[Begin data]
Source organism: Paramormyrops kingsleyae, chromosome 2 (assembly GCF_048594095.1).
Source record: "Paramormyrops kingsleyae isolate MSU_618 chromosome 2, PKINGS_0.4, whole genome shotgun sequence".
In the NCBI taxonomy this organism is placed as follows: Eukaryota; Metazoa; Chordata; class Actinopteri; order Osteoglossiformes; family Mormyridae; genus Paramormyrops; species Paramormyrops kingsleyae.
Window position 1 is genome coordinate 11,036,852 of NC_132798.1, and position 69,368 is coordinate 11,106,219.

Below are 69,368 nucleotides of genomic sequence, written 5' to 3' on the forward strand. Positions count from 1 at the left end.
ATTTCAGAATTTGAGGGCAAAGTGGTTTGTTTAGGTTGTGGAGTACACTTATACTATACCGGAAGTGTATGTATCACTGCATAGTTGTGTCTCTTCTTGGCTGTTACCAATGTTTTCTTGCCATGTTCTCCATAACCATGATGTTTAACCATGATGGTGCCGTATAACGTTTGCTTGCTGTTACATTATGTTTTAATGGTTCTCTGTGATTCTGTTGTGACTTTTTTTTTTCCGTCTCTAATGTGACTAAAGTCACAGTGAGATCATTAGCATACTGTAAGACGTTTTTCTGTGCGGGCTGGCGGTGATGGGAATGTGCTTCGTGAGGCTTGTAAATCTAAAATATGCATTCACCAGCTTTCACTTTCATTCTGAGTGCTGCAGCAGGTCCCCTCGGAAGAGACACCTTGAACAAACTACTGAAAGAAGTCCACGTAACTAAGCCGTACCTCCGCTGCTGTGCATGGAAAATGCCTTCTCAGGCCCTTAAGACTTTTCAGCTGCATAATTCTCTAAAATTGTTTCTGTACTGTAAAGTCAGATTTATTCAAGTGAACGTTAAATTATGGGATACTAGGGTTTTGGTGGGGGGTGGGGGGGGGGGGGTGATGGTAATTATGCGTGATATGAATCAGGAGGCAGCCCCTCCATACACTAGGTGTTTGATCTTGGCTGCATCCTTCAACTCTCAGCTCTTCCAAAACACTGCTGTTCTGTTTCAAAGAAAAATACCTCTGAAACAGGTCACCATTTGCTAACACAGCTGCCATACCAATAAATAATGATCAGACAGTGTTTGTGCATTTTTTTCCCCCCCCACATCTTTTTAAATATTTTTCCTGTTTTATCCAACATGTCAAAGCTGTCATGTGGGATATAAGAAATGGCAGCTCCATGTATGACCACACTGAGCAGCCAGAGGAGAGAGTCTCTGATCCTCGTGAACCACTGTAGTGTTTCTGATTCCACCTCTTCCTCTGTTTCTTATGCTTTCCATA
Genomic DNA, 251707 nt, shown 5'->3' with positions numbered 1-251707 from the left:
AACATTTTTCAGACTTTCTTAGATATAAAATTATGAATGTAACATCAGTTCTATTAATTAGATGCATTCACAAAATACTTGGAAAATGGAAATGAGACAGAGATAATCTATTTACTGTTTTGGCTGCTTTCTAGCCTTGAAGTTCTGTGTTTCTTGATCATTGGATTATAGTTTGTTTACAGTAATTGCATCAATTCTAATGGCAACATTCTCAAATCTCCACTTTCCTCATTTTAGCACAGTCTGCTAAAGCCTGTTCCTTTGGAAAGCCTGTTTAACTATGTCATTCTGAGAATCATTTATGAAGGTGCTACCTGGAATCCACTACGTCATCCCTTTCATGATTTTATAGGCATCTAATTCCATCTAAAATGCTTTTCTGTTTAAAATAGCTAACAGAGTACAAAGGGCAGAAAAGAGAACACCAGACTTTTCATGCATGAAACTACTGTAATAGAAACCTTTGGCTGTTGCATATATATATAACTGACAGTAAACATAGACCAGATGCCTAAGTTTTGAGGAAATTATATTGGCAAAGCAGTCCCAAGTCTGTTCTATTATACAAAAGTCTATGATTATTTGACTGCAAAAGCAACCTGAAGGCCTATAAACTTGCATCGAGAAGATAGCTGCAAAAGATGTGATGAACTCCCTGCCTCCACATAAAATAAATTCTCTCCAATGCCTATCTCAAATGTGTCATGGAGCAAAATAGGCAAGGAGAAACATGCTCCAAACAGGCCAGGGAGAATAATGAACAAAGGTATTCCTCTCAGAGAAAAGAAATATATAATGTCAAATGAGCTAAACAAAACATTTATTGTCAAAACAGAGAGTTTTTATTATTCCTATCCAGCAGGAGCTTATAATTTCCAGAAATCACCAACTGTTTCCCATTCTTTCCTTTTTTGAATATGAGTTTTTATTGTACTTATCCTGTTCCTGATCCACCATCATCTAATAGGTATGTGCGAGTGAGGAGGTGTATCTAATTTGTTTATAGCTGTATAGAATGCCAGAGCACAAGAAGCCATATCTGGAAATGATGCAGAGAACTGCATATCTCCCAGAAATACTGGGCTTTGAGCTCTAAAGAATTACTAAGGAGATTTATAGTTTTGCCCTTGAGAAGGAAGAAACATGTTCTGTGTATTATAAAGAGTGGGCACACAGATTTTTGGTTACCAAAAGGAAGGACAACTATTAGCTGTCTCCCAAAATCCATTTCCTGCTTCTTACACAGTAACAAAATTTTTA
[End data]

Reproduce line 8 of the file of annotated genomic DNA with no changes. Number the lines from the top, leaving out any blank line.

AACATTTTTCAGACTTTCTTAGATATAAAATTATGAATGTAACATCAGTTCTATTAATTAGATGCATTCACAAAATACTTGGAAAATGGAAATGAGACAGAGATAATCTATTTACTGTTTTGGCTGCTTTCTAGCCTTGAAGTTCTGTGTTTCTTGATCATTGGATTATAGTTTGTTTACAGTAATTGCATCAATTCTAATGGCAACATTCTCAAATCTCCACTTTCCTCATTTTAGCACAGTCTGCTAAAGCCTGTTCCTTTGGAAAGCCTGTTTAACTATGTCATTCTGAGAATCATTTATGAAGGTGCTACCTGGAATCCACTACGTCATCCCTTTCATGATTTTATAGGCATCTAATTCCATCTAAAATGCTTTTCTGTTTAAAATAGCTAACAGAGTACAAAGGGCAGAAAAGAGAACACCAGACTTTTCATGCATGAAACTACTGTAATAGAAACCTTTGGCTGTTGCATATATATATAACTGACAGTAAACATAGACCAGATGCCTAAGTTTTGAGGAAATTATATTGGCAAAGCAGTCCCAAGTCTGTTCTATTATACAAAAGTCTATGATTATTTGACTGCAAAAGCAACCTGAAGGCCTATAAACTTGCATCGAGAAGATAGCTGCAAAAGATGTGATGAACTCCCTGCCTCCACATAAAATAAATTCTCTCCAATGCCTATCTCAAATGTGTCATGGAGCAAAATAGGCAAGGAGAAACATGCTCCAAACAGGCCAGGGAGAATAATGAACAAAGGTATTCCTCTCAGAGAAAAGAAATATATAATGTCAAATGAGCTAAACAAAACATTTATTGTCAAAACAGAGAGTTTTTATTATTCCTATCCAGCAGGAGCTTATAATTTCCAGAAATCACCAACTGTTTCCCATTCTTTCCTTTTTTGAATATGAGTTTTTATTGTACTTATCCTGTTCCTGATCCACCATCATCTAATAGGTATGTGCGAGTGAGGAGGTGTATCTAATTTGTTTATAGCTGTATAGAATGCCAGAGCACAAGAAGCCATATCTGGAAATGATGCAGAGAACTGCATATCTCCCAGAAATACTGGGCTTTGAGCTCTAAAGAATTACTAAGGAGATTTATAGTTTTGCCCTTGAGAAGGAAGAAACATGTTCTGTGTATTATAAAGAGTGGGCACACAGATTTTTGGTTACCAAAAGGAAGGACAACTATTAGCTGTCTCCCAAAATCCATTTCCTGCTTCTTACACAGTAACAAAATTTTTA